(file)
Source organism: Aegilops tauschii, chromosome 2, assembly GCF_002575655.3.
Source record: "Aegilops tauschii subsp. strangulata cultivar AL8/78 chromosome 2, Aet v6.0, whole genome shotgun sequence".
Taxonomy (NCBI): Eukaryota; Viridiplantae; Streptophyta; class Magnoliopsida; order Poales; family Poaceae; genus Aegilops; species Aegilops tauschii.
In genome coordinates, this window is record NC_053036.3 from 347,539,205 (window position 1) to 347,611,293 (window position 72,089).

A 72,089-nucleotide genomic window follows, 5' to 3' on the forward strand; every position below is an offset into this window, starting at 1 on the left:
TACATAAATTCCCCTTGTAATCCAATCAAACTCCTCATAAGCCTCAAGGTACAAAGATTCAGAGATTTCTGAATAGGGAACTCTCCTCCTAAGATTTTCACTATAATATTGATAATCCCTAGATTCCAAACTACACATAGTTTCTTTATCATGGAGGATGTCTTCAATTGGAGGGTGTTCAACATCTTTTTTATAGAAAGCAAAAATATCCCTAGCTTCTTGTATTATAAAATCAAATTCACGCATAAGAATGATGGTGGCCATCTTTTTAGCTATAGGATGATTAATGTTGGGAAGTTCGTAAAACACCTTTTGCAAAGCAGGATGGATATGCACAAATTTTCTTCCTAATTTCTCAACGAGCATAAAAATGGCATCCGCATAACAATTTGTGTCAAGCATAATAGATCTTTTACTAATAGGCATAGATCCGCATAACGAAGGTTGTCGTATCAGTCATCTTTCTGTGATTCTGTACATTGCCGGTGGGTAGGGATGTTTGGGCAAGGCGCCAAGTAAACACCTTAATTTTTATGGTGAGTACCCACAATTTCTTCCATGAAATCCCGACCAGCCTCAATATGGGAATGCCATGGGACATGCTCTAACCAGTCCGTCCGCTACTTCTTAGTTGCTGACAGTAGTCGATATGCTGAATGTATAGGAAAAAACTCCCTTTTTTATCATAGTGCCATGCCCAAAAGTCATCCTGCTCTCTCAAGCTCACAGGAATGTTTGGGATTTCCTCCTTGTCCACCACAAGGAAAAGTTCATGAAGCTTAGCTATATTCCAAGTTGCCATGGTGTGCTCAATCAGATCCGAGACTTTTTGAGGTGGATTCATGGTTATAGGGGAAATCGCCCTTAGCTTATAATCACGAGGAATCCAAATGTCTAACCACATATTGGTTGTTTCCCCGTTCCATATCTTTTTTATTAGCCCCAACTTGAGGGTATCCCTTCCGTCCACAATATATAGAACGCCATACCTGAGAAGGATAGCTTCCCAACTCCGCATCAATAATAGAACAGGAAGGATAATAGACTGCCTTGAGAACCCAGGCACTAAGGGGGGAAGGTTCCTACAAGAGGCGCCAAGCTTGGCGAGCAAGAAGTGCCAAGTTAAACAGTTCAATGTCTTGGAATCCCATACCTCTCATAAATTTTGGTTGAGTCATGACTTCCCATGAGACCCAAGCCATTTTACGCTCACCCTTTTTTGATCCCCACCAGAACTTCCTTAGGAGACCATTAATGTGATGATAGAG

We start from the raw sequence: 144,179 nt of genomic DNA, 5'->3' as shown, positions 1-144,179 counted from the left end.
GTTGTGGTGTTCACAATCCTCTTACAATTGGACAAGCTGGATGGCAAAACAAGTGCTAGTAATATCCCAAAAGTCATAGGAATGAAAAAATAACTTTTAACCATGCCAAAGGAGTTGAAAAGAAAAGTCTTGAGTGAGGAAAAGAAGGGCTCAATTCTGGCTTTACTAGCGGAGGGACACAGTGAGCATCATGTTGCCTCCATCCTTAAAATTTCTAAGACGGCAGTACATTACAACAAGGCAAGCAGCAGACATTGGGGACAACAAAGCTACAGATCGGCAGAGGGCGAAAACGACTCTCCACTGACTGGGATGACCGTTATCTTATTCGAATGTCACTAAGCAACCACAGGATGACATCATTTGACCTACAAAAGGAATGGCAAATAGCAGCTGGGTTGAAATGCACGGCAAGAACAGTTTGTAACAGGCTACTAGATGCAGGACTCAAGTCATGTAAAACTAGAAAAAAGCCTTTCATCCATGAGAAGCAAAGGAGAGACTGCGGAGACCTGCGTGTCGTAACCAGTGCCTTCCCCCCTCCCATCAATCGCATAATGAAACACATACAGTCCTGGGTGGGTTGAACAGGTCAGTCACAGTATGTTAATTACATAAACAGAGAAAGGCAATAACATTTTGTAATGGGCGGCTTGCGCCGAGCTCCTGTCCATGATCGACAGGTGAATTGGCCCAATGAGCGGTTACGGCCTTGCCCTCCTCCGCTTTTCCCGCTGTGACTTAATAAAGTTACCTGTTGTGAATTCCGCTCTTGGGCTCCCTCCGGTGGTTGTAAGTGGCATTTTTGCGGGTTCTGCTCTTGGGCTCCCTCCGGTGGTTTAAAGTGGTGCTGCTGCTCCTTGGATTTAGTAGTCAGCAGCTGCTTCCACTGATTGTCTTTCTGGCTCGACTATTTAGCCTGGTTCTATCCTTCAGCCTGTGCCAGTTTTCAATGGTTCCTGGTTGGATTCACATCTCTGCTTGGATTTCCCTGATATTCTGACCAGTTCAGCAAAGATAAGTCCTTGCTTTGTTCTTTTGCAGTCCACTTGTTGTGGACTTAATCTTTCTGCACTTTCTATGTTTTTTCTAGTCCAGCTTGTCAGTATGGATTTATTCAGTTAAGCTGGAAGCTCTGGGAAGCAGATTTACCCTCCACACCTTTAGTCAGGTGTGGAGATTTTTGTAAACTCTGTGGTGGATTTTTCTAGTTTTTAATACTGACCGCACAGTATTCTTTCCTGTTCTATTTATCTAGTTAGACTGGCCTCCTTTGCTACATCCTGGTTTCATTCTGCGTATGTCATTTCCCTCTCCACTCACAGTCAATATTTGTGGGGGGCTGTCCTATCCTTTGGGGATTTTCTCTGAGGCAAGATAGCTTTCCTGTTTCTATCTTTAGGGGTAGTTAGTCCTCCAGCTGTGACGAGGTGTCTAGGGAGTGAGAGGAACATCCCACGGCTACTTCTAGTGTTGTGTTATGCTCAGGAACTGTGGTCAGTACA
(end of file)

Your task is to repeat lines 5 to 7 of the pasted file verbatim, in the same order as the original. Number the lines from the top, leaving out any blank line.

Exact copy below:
A 72,089-nucleotide genomic window follows, 5' to 3' on the forward strand; every position below is an offset into this window, starting at 1 on the left:
TACATAAATTCCCCTTGTAATCCAATCAAACTCCTCATAAGCCTCAAGGTACAAAGATTCAGAGATTTCTGAATAGGGAACTCTCCTCCTAAGATTTTCACTATAATATTGATAATCCCTAGATTCCAAACTACACATAGTTTCTTTATCATGGAGGATGTCTTCAATTGGAGGGTGTTCAACATCTTTTTTATAGAAAGCAAAAATATCCCTAGCTTCTTGTATTATAAAATCAAATTCACGCATAAGAATGATGGTGGCCATCTTTTTAGCTATAGGATGATTAATGTTGGGAAGTTCGTAAAACACCTTTTGCAAAGCAGGATGGATATGCACAAATTTTCTTCCTAATTTCTCAACGAGCATAAAAATGGCATCCGCATAACAATTTGTGTCAAGCATAATAGATCTTTTACTAATAGGCATAGATCCGCATAACGAAGGTTGTCGTATCAGTCATCTTTCTGTGATTCTGTACATTGCCGGTGGGTAGGGATGTTTGGGCAAGGCGCCAAGTAAACACCTTAATTTTTATGGTGAGTACCCACAATTTCTTCCATGAAATCCCGACCAGCCTCAATATGGGAATGCCATGGGACATGCTCTAACCAGTCCGTCCGCTACTTCTTAGTTGCTGACAGTAGTCGATATGCTGAATGTATAGGAAAAAACTCCCTTTTTTATCATAGTGCCATGCCCAAAAGTCATCCTGCTCTCTCAAGCTCACAGGAATGTTTGGGATTTCCTCCTTGTCCACCACAAGGAAAAGTTCATGAAGCTTAGCTATATTCCAAGTTGCCATGGTGTGCTCAATCAGATCCGAGACTTTTTGAGGTGGATTCATGGTTATAGGGGAAATCGCCCTTAGCTTATAATCACGAGGAATCCAAATGTCTAACCACATATTGGTTGTTTCCCCGTTCCATATCTTTTTTATTAGCCCCAACTTGAGGGTATCCCTTCCGTCCACAATATATAGAACGCCATACCTGAGAAGGATAGCTTCCCAACTCCGCATCAATAATAGAACAGGAAGGATAATAGACTGCCTTGAGAACCCAGGCACTAAGGGGGGAAGGTTCCTACAAGAGGCGCCAAGCTTGGCGAGCAAGAAGTGCCAAGTTAAACAGTTCAATGTCTTGGAATCCCATACCTCTCATAAATTTTGGTTGAGTCATGACTTCCCATGAGACCCAAGCCATTTTACGCTCACCCTTTTTTGATCCCCACCAGAACTTCCTTAGGAGACCATTAATGTGATGATAGAG

We start from the raw sequence: 144,179 nt of genomic DNA, 5'->3' as shown, positions 1-144,179 counted from the left end.